I wore a hat the first day of Grade 6. The teacher told me to take it off. Everyone laughed and hollered at my mullet until the teacher banged her palm on the table and told them to settle down.

What did I care what the other children thought of me? Their company depressed me. If you said anything vaguely philosophical, everyone would say you were on drugs. Or you might have your math book tossed out the window. I would never dare mention my mother was gay.


I did not see much of mother over the years. My mother treated me like a bill collector. As though I had come expecting them to be my mother. Which, of course, I sort of had. They said, apropos of nothing, that they couldn’t spend their life looking out of the same window, the way I could. It was as though I was the nagging parent figure, and they the restless, freedom-seeking child. They said I was trying to trap them into playing a role of a mother I had seen on television. I only wanted them to let me have their phone number.

Many of the ideas presented in Orlando are ones Woolf would later develop in her seminal feminist text A Room of One’s Own. In her essay, Woolf expounded on the idea that a woman needed a figurative and literal space apart to develop their art. Similarly, my mother presented these arguments to me. They had to make their way in the world as an artist, and should not be expected to be a spouse or a mother, as these hindered their path. These arguments are all well and good unless you are a child about to be disowned. I already existed. A child cannot be argued away. They knew the type of life I was leading in Montreal. Was her choice to not raise me an act of selfishness, or feminism? I hated the way they looked at me as though I was the patriarchy they had defied. Why were these philosophies being used to negate my existence instead of enriching it?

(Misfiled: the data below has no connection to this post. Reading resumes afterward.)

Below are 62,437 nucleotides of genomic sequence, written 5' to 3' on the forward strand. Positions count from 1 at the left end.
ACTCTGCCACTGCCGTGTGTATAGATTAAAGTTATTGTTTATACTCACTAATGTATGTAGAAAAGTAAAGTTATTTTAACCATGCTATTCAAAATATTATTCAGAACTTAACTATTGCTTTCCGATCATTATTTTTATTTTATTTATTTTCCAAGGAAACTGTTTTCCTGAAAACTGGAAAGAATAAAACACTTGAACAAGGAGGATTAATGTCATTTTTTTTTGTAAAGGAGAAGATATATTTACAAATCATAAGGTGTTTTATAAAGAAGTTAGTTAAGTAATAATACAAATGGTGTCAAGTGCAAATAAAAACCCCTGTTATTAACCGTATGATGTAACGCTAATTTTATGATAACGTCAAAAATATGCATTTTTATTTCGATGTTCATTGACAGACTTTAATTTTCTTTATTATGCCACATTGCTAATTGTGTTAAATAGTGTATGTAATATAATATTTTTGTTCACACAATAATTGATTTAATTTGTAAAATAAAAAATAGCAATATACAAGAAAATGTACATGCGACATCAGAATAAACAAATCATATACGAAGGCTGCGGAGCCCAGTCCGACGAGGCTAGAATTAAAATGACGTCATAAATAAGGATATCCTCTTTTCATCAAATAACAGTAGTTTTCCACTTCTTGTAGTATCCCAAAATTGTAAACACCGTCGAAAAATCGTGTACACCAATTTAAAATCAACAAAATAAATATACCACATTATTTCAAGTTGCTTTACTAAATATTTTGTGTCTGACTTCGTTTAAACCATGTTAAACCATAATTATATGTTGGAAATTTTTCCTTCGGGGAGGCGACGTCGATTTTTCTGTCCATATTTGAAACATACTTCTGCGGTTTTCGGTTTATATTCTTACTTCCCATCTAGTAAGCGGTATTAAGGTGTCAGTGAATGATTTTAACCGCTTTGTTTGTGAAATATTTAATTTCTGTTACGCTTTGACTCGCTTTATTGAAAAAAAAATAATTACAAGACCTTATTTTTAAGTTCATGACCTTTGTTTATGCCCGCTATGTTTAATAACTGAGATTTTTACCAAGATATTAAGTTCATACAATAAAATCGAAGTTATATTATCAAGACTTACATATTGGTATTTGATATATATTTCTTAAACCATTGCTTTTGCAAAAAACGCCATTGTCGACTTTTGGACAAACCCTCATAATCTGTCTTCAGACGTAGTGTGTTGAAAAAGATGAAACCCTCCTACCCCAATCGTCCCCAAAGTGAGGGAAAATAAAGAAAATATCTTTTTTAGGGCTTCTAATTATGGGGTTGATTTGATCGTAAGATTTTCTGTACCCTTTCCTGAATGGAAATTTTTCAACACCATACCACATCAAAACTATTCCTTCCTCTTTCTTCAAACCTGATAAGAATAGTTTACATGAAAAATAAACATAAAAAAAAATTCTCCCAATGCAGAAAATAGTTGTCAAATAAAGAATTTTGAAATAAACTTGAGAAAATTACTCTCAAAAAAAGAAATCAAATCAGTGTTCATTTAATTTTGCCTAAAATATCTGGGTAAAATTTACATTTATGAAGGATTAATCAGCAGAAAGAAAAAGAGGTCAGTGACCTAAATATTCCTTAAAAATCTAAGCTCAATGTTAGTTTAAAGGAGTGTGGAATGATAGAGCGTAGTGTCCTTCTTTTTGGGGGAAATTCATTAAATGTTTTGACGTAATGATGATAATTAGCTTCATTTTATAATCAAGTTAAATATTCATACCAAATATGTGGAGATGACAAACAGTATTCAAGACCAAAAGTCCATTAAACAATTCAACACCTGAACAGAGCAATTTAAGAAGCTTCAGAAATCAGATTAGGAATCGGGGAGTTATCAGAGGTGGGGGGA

I mean, do whatever makes you happy, Abraham, but take me with you.


I imagined I would find my own community, as my mother had. I read everything, looking for a way out of my class and social circumstances. Characters in books were the closest approximation I could find to the witty eccentrics I had met in Provincetown. Then, one afternoon, as I was looking through the storage room of my high school, I chanced upon a copy of Orlando. The cover intrigued me. There was a drawing of old-fashioned people figure skating on the cover, which gave no indication of the content of the book. I was so startled when Orlando woke up as a different gender. And I was unexpectedly, overwhelmingly pleased by it. It seemed so revolutionary. It changed what I thought character and fiction could be.

Orlando lives through the Elizabethan age right up until 1928, the year Woolf was writing in. Writers are, in a sense, as was Orlando, time travellers. Even if Virginia Woolf could not exist in a time when a woman could go to university, or when one could marry an extravagant gender-fluid writer instead of a cis man, her books and words most certainly would. What was then seen as a fantastical romp is now seen as a prescient view of gender and its potential for fluidity and change.

I don’t have a relationship with my mother now. It’s really impossible. They missed out on so much. But sometimes I time-travel to the 1980s. And I am back in Provincetown that summer. We are eating French fries and clams by the beach. My mother is being funny and talking about how neon lights are the peak of human civilization. And at that moment in time, I am very happy. If I were ever to describe what happiness is, it is moments in time where I truly feel like myself.